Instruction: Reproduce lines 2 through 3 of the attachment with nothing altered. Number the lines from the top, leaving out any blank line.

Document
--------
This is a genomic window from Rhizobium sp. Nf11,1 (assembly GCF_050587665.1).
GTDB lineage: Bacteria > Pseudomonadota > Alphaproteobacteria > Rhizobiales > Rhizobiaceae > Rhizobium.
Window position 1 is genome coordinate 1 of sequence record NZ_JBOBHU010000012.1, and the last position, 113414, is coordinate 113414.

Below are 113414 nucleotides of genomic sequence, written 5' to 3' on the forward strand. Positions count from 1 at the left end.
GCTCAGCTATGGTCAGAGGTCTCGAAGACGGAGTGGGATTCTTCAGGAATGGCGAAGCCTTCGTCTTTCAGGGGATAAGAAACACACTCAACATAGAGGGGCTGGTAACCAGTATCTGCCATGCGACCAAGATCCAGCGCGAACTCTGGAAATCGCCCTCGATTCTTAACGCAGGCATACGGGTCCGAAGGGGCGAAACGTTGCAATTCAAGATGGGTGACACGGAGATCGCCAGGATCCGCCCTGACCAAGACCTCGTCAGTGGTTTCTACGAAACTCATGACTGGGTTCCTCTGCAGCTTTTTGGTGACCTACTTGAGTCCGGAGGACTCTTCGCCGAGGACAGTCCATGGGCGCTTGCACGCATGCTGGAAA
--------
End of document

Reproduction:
GTDB lineage: Bacteria > Pseudomonadota > Alphaproteobacteria > Rhizobiales > Rhizobiaceae > Rhizobium.
Window position 1 is genome coordinate 1 of sequence record NZ_JBOBHU010000012.1, and the last position, 113414, is coordinate 113414.